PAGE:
China expects its growth engine to continue to cool off after decades of breakneck expansion. The government said that it's targeting growth of "around 6.5 percent or higher if possible" in 2017. CNN's John Defterios explains why.
Top leaders at the National People's Congress are tolerating slightly slower economic growth this year to give them more room to push through reforms to deal with a build-up in debt.
A lending binge and increased government spending last year have fueled worries about high debt levels and an overheating housing market.
Gross domestic product officially grew 6.7 percent in 2016, the slowest in 26 years, but within the government's target range of 6.5 to 7 percent.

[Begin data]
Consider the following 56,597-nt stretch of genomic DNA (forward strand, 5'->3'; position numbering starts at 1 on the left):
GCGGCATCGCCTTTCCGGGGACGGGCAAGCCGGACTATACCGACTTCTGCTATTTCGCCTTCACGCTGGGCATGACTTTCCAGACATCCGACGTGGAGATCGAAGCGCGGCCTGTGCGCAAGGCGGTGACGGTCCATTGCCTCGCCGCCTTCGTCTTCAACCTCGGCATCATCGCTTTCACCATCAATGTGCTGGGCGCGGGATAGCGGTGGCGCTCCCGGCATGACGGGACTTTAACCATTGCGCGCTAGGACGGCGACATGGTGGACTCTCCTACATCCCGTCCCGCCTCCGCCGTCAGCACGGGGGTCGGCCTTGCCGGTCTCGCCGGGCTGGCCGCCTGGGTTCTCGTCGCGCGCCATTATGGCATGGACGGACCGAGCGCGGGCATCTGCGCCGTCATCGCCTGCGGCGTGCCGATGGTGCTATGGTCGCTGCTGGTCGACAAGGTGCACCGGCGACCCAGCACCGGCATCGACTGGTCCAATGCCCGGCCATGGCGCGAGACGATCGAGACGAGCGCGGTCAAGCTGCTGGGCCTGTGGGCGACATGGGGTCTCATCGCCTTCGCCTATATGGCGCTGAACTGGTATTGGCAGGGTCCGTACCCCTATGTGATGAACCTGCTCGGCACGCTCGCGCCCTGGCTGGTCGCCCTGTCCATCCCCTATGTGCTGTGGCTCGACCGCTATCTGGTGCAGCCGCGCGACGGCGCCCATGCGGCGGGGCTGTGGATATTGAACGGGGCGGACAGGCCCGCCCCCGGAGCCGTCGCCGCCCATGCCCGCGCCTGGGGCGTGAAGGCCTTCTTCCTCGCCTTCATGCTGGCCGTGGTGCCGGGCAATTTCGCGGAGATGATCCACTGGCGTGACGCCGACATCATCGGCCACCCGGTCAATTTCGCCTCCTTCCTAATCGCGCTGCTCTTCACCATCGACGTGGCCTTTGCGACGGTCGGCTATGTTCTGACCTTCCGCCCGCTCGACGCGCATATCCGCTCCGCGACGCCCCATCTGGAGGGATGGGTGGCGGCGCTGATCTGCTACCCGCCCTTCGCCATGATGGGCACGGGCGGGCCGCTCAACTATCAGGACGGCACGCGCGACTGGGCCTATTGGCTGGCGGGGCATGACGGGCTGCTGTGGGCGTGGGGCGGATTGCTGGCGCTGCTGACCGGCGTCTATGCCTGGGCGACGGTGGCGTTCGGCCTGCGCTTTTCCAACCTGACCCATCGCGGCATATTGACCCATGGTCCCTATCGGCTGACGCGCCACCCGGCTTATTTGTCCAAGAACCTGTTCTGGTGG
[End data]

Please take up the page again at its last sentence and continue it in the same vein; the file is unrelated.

China has a total debt-to-GDP ratio of close to 400%, if one includes the infamous unregulated shadow banking system that is habitually omitted from official statistics. In 2000, China’s total debt-to-GDP ratio stood near 100%. As Chinese GDP grew from $1.094 trillion at the end of the 20th century to $11.75 trillion at the end of 2016, the country’s total leverage ratio ballooned. China’s economy grew 11-fold, and total credit in the financial system surged by over 40-fold.
The New York Times looks at what President Xi Jinping has done in terms of reforming the Chinese economy--currency, banking, and financial market reforms, soaring real estate prices, rapidly changing demographics--over his nearly five-year term as head of the Communist Party.